In line with the concerns raised by the community, this should include a focus on competition and fairness with delegation timing.

Far be it from me to suggest that the GAC picked its revised advice deadlines strategically, but they do seem to fit quite nicely into a batchless Initial Evaluation period that lasts about a year, as some community members have recently proposed.
Those who were paying attention during the panel discussion portion of Reveal Day last week will have noticed me and a couple of audience members putting Cherine Chalaby, chair of ICANN’s board new gTLDs committtee, on the spot about batching.
Chalaby confirmed that the committee – which has the powers of the board when it comes to new gTLDs – wants to hear from the community about batching during the Prague meeting.
The trick, he indicated, is to be able to reconsider batching without simply relocating it to the pre-delegation phase of the program, which will probably be next year.
“We will listen to alternatives and we will think about it, there’s no doubt, you have to be open minded about it,” he said.
My sense is that if opponents of batching want to have a shot at getting it killed off, they’re going to have to present a strong case – with a fully considered alternative – during their face-to-face with the ICANN board of directors on Monday.
Moaning and whining isn’t going to cut it this time, ICANN is going to want to see dates, delegation models, the works.

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Comments (10)

  1. Do Bibbley says:

    “The more substantial GAC Advice on New gTLDs period is meant to track with the regular objection window, which is expected to close about seven months from now, in January 2012.”
    Shurely January 2013?

  2. Rubens Kuhl says:

    I hope that GAC face-to-face meetings in Prague gets more of their members on the side of not messing up with the process.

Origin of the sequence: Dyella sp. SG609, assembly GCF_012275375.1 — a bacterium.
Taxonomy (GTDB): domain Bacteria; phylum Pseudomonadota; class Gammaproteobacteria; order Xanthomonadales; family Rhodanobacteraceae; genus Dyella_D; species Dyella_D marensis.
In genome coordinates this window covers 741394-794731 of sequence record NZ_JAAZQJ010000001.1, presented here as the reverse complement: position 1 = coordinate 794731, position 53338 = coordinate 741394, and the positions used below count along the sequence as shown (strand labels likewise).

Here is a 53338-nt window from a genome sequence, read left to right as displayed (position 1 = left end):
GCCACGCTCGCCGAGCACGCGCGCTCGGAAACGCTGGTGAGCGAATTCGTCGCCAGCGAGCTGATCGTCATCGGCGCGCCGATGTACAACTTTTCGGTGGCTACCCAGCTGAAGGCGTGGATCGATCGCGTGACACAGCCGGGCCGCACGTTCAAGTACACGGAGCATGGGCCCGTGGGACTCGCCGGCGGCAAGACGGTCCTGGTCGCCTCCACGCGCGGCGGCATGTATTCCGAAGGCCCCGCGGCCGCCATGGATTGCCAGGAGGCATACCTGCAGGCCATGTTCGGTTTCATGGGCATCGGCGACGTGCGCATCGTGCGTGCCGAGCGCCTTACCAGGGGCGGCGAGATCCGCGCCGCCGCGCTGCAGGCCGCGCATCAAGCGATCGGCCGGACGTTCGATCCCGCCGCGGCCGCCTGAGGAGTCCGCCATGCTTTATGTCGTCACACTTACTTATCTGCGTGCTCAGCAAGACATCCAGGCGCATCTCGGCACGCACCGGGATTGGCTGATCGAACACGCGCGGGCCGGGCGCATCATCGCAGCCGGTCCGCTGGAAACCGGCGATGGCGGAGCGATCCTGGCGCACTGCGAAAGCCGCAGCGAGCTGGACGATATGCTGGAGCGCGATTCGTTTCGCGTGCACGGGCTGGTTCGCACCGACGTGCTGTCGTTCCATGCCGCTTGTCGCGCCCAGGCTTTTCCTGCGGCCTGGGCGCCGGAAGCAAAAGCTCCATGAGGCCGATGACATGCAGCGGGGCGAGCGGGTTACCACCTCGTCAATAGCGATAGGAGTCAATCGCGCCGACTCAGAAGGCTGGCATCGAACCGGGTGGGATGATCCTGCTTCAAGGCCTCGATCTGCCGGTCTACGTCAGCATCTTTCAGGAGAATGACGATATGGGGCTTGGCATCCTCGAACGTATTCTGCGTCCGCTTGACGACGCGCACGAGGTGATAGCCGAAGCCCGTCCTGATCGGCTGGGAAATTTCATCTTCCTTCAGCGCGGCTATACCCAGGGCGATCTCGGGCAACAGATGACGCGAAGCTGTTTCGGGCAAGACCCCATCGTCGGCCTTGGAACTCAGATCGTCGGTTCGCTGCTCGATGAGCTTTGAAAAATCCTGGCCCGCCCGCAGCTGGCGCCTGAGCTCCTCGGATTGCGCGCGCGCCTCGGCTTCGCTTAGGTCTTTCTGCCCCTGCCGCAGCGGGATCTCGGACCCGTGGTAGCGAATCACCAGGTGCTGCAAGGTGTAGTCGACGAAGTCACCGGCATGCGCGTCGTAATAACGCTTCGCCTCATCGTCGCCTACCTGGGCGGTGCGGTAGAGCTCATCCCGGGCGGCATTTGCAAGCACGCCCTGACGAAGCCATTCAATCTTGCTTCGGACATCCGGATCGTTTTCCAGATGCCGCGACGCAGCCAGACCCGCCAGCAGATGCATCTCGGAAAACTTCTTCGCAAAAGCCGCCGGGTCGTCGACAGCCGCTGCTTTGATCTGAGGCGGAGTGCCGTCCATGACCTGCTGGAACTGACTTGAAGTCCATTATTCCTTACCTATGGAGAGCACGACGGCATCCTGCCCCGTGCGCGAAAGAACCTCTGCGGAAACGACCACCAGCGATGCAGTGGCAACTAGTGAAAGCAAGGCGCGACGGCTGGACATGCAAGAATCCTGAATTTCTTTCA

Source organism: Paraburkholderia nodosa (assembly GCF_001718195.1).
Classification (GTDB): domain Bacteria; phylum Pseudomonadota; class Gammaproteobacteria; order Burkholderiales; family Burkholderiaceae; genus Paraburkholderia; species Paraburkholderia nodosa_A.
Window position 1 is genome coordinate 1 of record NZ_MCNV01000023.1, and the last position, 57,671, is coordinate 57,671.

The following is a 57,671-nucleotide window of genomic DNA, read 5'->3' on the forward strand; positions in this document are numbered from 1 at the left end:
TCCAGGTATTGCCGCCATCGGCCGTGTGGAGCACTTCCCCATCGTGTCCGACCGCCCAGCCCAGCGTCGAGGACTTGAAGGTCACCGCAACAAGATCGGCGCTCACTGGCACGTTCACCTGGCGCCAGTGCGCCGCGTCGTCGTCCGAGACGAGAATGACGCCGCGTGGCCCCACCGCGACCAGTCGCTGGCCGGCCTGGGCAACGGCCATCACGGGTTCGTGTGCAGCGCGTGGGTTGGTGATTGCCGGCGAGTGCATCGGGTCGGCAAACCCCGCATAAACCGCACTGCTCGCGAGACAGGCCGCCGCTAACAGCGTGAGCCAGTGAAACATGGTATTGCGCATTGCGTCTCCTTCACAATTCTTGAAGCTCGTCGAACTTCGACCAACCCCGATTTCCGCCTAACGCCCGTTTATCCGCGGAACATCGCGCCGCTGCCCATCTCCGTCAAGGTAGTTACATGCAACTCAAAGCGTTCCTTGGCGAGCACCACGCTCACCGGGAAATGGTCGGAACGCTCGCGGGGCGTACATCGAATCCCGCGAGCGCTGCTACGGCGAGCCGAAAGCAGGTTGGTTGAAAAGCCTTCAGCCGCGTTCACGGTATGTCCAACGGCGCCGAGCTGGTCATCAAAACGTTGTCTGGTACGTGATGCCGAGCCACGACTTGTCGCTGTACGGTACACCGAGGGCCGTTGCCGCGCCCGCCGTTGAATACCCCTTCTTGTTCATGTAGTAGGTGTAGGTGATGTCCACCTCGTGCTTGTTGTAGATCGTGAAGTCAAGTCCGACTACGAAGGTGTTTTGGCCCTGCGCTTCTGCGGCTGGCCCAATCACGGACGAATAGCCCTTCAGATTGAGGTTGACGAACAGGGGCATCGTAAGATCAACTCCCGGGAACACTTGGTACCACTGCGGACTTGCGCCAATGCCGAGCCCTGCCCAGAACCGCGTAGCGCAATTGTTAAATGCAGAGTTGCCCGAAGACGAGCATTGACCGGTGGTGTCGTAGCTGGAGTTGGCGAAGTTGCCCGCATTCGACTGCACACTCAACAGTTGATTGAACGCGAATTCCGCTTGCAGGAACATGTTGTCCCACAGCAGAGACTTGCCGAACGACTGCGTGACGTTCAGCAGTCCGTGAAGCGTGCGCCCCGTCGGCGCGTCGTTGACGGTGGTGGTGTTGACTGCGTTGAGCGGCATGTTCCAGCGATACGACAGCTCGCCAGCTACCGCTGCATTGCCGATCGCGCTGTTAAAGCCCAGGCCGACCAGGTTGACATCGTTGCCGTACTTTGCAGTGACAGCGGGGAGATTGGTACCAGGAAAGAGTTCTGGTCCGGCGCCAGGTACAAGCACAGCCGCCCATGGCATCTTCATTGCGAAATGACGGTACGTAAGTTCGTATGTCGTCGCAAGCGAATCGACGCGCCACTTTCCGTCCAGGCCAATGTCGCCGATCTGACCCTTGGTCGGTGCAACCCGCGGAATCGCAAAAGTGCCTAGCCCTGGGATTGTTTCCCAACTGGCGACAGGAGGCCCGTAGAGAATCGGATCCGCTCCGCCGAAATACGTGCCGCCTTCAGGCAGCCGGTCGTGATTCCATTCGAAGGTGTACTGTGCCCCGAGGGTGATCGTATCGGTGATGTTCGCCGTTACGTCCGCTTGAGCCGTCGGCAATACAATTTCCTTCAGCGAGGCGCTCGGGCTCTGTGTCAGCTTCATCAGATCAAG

3. John says:

    Kevin, I’d be happy to join!

  4. Drewbert says:

    I wonder if GAC would consider splitting off the IDNgTLD applications that are transliterations of existing gTLD’s, and applications from Government organisations off into a separate batch (that doesn’t require GAC consideration or digital archery) that can go through immediately – thus testing other parts of the system prior to the tricky contenders.

    • Rubens Kuhl says:

      The supposed IDN transliterations from Verisign seem to be very different words than what they mean in English, so this criteria seems to be non implementable as quick way to select applications. I wouldn’t mind if IDNs got a free pass at batching, I know several people wouldn’t either and told ICANN at open microphone, but can it be done without a PDP ?

      • Drewbert says:

        They have very different word meanings in the Versign Chinese applications because they’re transliterations, rather than translations.
        But because all of them are transliterations, all that is required is that language authorities confirm that the transliterations are correct, and that should be a stamp of approval.

        • Rubens Kuhl says:

          Just say “It should go first because are ours” and we will agree. Ours should go first as well, and everybody agree that theirs should go first.

  5. Why Bother says: